KEEPS ME GOING
This was another Zoom one. This time with my friends Andrew Austin and Breagh MacKinnon. I’ve found that, with just a few exceptions, the only songs that turned out to be any good that I wrote over Zoom were songs with people that I already knew. My publisher set me up with a lot of writing sessions with incredibly talented writers that I didn’t know.
Generally, the first 45 minutes spent getting to know people and being super enthusiastic before then baring my soul to find something we could write about was just too exhausting. You need to be able to give all your energy towards the song, and the pressure and anxiety of new people took a lot of that energy out of me!
So this one is with my friends. I love writing with Breagh and Andrew. First of all, they’re talented and lovely. And we know each other so well that the silences you need to think of lyrics and stuff never become awkward. Breagh always turns up with an awesome piano chord progression and melodic ideas that it takes a lot of the pressure off me. She did with this one too, so this song came together really quickly.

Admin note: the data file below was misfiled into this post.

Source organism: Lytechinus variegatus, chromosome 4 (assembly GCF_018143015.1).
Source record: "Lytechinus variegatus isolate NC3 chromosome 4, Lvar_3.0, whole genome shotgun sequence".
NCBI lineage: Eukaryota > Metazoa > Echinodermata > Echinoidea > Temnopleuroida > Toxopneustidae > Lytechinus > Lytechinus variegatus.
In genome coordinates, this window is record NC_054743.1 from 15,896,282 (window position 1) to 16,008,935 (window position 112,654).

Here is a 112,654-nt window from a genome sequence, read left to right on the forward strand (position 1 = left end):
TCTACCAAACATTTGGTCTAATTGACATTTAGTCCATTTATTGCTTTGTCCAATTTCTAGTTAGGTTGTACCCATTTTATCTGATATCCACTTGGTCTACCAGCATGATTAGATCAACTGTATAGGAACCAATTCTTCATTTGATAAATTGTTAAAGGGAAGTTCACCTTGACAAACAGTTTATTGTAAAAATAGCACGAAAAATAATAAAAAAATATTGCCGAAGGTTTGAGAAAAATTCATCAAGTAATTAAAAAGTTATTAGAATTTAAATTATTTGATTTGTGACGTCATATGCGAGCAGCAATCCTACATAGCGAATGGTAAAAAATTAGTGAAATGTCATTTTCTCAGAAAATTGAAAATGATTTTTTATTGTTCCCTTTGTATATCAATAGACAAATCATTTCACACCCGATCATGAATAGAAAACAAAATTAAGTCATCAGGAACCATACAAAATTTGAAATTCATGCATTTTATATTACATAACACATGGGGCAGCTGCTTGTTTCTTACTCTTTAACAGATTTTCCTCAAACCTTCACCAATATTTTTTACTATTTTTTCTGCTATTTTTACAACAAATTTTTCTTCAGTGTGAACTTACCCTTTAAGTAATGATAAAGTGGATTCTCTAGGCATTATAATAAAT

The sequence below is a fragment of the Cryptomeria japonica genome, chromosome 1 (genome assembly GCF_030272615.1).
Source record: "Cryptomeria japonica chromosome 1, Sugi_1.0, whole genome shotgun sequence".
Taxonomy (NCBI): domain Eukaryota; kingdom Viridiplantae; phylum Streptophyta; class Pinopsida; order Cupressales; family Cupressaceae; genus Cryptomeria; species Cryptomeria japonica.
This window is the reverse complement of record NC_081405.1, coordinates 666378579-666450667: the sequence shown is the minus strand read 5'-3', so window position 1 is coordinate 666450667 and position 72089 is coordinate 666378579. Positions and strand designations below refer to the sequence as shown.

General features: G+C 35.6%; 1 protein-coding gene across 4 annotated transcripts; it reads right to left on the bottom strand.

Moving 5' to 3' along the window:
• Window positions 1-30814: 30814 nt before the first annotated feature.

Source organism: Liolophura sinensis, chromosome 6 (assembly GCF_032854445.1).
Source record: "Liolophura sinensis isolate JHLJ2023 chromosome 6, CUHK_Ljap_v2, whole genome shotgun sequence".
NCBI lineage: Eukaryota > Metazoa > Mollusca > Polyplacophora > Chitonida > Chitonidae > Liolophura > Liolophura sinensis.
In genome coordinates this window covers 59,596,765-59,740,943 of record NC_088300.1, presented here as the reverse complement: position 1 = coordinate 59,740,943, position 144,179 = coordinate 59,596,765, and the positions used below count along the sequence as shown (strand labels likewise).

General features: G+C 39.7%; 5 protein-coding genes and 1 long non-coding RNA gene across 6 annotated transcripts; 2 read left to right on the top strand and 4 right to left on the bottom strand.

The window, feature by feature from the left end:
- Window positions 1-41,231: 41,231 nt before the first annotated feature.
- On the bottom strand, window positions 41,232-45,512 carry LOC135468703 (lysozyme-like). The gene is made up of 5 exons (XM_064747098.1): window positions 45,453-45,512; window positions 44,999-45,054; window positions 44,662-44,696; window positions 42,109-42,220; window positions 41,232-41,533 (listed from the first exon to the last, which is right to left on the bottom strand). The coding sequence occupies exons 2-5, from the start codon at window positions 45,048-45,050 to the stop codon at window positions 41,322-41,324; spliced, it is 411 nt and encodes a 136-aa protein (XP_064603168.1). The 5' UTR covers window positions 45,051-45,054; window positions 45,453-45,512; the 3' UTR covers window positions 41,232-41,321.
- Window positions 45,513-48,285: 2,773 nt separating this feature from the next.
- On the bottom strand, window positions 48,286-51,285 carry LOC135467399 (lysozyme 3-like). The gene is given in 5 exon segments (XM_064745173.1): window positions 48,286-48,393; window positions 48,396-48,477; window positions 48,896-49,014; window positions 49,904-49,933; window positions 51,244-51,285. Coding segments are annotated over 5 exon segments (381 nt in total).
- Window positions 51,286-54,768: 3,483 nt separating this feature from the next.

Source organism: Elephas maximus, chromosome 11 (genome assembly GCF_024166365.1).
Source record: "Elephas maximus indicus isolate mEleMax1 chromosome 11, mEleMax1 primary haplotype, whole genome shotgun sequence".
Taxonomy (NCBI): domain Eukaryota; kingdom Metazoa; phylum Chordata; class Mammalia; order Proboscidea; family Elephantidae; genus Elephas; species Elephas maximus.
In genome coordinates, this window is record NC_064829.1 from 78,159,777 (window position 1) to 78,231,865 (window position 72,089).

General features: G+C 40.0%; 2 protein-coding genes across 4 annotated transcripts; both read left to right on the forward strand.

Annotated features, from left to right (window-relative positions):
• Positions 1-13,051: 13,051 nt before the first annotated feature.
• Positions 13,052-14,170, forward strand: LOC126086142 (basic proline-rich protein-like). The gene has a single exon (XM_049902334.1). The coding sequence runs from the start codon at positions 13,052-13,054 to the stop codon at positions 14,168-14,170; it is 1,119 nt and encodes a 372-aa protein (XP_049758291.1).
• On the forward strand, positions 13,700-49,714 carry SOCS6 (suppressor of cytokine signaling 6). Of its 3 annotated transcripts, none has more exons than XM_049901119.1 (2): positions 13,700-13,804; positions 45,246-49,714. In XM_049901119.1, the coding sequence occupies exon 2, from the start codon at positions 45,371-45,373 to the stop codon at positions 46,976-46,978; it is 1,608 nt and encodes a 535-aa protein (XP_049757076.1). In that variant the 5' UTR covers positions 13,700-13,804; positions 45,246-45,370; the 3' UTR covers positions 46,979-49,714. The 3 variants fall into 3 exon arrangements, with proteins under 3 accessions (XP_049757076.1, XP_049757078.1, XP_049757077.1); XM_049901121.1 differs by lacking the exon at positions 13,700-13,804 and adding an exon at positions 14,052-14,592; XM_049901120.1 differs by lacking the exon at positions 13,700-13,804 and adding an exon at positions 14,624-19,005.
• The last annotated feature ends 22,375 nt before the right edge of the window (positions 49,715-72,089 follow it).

The concept of somebody that keeps you going, inspires you through thick and thin, is clearly pandemic-inspired. We all had those people that got us through. I think this took two days as well. Andrew made an awesome demo in his house and I sang it in on my SM7 mic later that day. I’m grateful to have had the pandemic writing experience that I did. I think it made me a better songwriter. Particularly because I had a lot of time to concentrate on it and because we all learned that we can do it even in the most trying of circumstances. That gives you confidence and I think confidence in yourself is such a fundamental part of songwriting.
Also, because so many people got in touch to say how much my music was helping them get through, I realised how important it is to make music and to make it generously for other people. That everybody else was having a trauma inflicted on them and that music and songwriting was so important for getting people through. That I had a duty as well as a privilege to try to help people and that’s a motivation that’s really stuck with me.